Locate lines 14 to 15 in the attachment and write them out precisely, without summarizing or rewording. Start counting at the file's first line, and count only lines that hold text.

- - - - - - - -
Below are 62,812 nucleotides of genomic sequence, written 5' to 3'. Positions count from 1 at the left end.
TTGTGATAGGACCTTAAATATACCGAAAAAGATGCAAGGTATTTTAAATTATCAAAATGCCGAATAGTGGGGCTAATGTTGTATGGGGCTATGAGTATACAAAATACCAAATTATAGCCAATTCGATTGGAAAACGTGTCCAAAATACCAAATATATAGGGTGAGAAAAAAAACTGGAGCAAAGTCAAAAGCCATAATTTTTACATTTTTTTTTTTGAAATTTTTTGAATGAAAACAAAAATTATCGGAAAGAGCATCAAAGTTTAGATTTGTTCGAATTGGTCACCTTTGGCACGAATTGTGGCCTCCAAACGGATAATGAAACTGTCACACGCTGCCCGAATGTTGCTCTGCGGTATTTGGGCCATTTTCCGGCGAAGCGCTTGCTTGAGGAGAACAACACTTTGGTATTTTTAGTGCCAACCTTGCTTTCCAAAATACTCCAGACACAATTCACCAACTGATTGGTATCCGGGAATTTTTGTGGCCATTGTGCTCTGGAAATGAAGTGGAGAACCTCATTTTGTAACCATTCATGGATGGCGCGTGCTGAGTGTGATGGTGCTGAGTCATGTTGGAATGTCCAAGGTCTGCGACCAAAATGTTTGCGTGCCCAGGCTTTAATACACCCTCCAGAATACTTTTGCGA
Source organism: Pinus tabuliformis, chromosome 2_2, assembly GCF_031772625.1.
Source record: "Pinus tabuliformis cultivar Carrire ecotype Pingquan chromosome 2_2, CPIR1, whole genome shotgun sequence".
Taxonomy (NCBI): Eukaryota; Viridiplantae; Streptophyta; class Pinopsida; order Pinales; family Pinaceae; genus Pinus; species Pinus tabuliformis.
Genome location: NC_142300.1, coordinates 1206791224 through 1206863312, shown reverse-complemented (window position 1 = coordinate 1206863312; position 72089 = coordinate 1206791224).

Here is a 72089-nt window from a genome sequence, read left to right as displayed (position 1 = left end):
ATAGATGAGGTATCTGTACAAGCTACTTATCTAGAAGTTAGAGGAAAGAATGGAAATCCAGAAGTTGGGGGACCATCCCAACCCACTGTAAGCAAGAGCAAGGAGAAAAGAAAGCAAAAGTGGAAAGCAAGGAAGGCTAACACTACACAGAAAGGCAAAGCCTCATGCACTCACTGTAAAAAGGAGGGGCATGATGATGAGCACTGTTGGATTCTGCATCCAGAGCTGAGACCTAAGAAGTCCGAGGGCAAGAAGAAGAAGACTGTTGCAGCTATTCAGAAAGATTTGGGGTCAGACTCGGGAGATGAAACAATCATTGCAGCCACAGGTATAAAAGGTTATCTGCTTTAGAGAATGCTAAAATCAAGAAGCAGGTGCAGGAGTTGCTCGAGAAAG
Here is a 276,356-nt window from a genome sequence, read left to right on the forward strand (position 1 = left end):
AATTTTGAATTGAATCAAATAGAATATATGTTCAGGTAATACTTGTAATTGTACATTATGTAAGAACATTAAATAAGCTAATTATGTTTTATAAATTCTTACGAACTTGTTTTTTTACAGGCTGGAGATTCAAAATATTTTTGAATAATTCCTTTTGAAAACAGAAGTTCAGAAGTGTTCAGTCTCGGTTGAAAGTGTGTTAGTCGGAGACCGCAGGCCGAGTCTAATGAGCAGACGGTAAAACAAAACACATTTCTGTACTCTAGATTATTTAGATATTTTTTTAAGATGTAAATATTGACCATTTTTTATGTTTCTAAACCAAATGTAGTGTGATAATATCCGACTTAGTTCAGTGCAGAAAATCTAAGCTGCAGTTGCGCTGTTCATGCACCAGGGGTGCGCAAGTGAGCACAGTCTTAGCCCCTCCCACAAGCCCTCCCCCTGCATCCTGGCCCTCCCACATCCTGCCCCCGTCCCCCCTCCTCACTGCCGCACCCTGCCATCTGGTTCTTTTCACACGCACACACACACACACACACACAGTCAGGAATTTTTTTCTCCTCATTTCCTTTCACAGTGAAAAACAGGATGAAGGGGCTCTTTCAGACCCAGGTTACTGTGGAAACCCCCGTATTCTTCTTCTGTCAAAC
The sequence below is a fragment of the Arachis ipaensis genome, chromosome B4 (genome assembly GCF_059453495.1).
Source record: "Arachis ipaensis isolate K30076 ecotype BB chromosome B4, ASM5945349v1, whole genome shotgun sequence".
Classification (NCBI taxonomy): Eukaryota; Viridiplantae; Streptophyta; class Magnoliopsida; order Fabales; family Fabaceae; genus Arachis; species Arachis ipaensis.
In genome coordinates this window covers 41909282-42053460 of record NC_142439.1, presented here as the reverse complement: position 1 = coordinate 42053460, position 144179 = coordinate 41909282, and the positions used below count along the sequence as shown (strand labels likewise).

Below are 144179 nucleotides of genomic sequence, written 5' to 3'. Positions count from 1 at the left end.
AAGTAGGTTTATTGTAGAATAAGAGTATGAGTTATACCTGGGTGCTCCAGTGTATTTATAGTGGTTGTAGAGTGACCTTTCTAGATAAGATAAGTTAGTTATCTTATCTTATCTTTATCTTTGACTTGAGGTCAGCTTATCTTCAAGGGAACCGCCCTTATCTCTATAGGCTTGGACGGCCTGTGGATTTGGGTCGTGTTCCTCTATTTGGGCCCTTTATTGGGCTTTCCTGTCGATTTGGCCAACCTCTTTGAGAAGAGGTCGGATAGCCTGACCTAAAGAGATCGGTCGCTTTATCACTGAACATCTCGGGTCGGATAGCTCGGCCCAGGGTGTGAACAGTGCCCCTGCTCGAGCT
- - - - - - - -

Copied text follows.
In genome coordinates this window covers 41909282-42053460 of record NC_142439.1, presented here as the reverse complement: position 1 = coordinate 42053460, position 144179 = coordinate 41909282, and the positions used below count along the sequence as shown (strand labels likewise).

Below are 144179 nucleotides of genomic sequence, written 5' to 3'. Positions count from 1 at the left end.